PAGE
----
The OT and Prosthetics Practice

Casualties of the war in Iraq have created a growing number of young amputees who face the need to learn new ways to function in their daily lives.

Many prosthetists and physicians are learning to depend on the holistic perspective of OT practitioners to tend to functional retraining while appreciating the psychosocial needs of the new amputee. Several prosthetics companies such as Otto Bock Health Care and Advanced Arm Dynamics now hire OTs for this express purpose.

According to Shawn Swanson, a prosthetics OT employed with Otto Bock, the role of the prosthetics-trained OT is multifaceted and occurs in stages as the client's status evolves. The first stage is the period of time immediately following the trauma of the amputation, when the OT is working with wound care, debridement, edema control, scar management and desensitization. The therapist also opens dialogue to create rapport with the client and her family and begins to explore her future plans and current abilities with ADL, vocational and leisure pursuits, so that they can determine what she will need to be able to do with the prosthesis. An OT who works closely with a prosthetist and has expertise in this area can actually help select the type of device to be issued.

The second stage, pre-prosthetics training, includes interventions that prepare the residual limb for the use of the device. Interventions include shaping the stump, increasing strength and endurance of remaining muscles, working to enhance muscle control and differentiation, EMG signal training (for myoelectric prosthetics) and education for use of the device.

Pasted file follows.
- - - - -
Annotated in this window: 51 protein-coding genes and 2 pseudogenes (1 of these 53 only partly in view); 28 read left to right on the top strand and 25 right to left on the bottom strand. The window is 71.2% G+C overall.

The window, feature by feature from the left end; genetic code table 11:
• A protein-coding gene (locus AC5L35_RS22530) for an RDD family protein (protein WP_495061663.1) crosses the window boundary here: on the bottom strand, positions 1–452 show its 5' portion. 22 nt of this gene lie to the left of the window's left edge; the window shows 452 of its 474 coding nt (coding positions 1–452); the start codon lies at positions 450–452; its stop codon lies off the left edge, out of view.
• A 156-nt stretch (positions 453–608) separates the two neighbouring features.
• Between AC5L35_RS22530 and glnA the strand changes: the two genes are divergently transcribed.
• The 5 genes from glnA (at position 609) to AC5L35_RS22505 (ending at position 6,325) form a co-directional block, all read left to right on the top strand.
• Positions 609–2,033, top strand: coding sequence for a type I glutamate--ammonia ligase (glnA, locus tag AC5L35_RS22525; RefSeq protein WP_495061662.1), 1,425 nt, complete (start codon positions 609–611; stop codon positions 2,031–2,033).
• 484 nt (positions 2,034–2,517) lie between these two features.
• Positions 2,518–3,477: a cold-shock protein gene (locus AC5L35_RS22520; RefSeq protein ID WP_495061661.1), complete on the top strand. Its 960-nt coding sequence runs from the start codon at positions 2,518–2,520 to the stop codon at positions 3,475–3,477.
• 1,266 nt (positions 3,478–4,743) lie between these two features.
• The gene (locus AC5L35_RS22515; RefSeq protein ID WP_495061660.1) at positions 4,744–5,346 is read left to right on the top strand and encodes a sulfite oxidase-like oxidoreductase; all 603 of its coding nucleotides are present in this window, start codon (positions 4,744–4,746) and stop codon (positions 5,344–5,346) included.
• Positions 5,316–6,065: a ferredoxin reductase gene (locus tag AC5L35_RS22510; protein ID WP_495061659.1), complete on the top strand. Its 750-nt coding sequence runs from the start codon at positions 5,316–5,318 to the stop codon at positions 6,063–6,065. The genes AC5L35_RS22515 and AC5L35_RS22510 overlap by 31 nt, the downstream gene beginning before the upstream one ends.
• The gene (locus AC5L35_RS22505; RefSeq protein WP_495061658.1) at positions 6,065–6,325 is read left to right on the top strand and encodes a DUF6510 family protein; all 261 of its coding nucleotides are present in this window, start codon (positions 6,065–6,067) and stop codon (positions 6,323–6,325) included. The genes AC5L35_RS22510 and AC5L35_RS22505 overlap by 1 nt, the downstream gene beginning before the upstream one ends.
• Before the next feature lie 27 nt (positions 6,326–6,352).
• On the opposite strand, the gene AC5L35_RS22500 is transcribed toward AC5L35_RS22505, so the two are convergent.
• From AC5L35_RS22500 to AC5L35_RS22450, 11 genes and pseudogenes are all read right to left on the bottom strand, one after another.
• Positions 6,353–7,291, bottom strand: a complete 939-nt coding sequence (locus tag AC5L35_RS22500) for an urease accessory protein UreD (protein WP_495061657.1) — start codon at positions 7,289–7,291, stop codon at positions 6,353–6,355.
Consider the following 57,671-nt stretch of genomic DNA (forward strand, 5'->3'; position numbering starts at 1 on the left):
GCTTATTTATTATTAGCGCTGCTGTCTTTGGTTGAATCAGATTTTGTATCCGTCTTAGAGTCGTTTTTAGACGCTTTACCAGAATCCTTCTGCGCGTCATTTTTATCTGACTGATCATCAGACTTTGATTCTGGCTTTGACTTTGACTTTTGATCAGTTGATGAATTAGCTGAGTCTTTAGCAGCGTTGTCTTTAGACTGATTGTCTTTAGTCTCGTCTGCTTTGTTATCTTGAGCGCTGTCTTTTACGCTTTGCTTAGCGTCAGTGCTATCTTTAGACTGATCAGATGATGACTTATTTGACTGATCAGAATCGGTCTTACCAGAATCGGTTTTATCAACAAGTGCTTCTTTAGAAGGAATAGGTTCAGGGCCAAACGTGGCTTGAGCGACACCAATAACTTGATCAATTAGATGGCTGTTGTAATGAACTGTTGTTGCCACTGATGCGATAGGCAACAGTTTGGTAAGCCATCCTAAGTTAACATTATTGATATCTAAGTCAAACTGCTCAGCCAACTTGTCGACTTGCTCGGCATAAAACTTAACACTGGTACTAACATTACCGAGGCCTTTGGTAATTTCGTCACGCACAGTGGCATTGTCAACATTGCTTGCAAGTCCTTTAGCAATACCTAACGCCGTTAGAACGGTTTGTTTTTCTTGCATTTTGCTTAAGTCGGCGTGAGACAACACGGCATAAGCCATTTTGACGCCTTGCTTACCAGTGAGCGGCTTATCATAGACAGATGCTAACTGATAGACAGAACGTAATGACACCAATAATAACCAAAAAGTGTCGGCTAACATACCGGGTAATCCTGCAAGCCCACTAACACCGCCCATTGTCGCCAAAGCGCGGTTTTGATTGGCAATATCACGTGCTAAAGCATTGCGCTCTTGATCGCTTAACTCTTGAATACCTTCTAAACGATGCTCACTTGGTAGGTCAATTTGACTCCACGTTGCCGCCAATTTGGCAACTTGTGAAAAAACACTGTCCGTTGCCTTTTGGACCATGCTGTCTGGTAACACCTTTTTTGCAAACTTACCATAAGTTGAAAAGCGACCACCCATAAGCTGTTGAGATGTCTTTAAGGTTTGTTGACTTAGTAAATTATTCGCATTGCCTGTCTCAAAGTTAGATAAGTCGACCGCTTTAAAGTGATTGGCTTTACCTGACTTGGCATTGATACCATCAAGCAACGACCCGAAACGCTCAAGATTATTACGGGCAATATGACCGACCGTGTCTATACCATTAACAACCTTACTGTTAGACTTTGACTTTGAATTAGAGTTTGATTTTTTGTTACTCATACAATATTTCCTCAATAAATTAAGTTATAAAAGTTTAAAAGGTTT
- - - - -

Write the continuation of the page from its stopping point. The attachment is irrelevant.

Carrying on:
The third phase occurs when the client receives the initial device. The OT helps the client to develop skills in donning and doffing it, operating it (doing the proper sequence of movements to grasp and manipulate ADL objects such as eating and writing utensils, and use the prosthesis during functional mobility and movement transitions). The OT's work, in collaboration with the prosthetist and the client, is paramount at this phase. Problems with fit or use can be quickly remedied to expedite the client's return to function and minimize the time and cost of rehabilitation.

In the fourth phase, clients continue to build their basic prosthetic skills into the ability to complete more complex tasks. OTs assist in helping these people develop greater independence and mastery of their new devices. Training in self-care; ADLs such as eating and cutting food, grooming, dressing and toileting; and instrumental ADLs such as child care, driving, house care and cooking are the focus of this stage. This is when work, school and leisure activity independence is achieved.

Throughout this process it is paramount that the OT become well aware of the specific issues and unique concerns of each client; empathy and psychosocial support augment formal counseling sessions in which many post-trauma clients participate.

The reward of being a member of a profession that is holistic in its approach to client assessment is to have input into the choices that will affect the future life of the amputee.

This is an emerging area of OT practice that should be embraced and nurtured. OTs who specialize in upper-extremity prosthetics practice must have a strong background in kinesiology and muscle training, as well as knowledge of wound healing and modalities/methods such as edema management and hydrotherapy. AOTA and individual therapists are encouraging efforts to enhance prosthetics practice through the networking/education of practitioners new and experienced within this field. For more information, visit Otto Bock at or Advanced Arm Dynamics at

Deborah Amini, MEd, OTR/L, CHT, is director of the occupational therapy assistant program at Cape Fear Community College in Wilmington, NC. A 1983 graduate of Quinnipiac University, Hamden, CT, she has been a clinical hand therapist for 17 years. Readers may reach her at 910-362-7096 or by e-mail at or through ADVANCE at

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